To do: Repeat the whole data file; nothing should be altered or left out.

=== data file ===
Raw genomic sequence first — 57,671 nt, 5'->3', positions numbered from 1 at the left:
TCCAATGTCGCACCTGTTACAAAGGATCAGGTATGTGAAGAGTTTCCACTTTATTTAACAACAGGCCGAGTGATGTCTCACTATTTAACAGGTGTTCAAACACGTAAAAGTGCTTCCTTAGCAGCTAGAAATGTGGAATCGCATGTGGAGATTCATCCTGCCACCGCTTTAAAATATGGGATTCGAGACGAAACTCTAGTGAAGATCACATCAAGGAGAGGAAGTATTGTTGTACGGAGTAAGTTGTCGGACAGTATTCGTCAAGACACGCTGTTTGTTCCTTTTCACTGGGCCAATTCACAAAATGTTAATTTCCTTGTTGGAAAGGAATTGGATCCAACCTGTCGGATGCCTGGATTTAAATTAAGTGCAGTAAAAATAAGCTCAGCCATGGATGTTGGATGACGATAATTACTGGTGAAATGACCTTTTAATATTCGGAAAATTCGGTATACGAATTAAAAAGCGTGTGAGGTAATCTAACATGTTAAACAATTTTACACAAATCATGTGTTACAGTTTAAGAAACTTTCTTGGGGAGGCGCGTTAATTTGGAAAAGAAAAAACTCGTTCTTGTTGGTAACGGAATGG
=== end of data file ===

Raw genomic sequence first — 57,671 nt, 5'->3', positions numbered from 1 at the left:
TCCAATGTCGCACCTGTTACAAAGGATCAGGTATGTGAAGAGTTTCCACTTTATTTAACAACAGGCCGAGTGATGTCTCACTATTTAACAGGTGTTCAAACACGTAAAAGTGCTTCCTTAGCAGCTAGAAATGTGGAATCGCATGTGGAGATTCATCCTGCCACCGCTTTAAAATATGGGATTCGAGACGAAACTCTAGTGAAGATCACATCAAGGAGAGGAAGTATTGTTGTACGGAGTAAGTTGTCGGACAGTATTCGTCAAGACACGCTGTTTGTTCCTTTTCACTGGGCCAATTCACAAAATGTTAATTTCCTTGTTGGAAAGGAATTGGATCCAACCTGTCGGATGCCTGGATTTAAATTAAGTGCAGTAAAAATAAGCTCAGCCATGGATGTTGGATGACGATAATTACTGGTGAAATGACCTTTTAATATTCGGAAAATTCGGTATACGAATTAAAAAGCGTGTGAGGTAATCTAACATGTTAAACAATTTTACACAAATCATGTGTTACAGTTTAAGAAACTTTCTTGGGGAGGCGCGTTAATTTGGAAAAGAAAAAACTCGTTCTTGTTGGTAACGGAATGG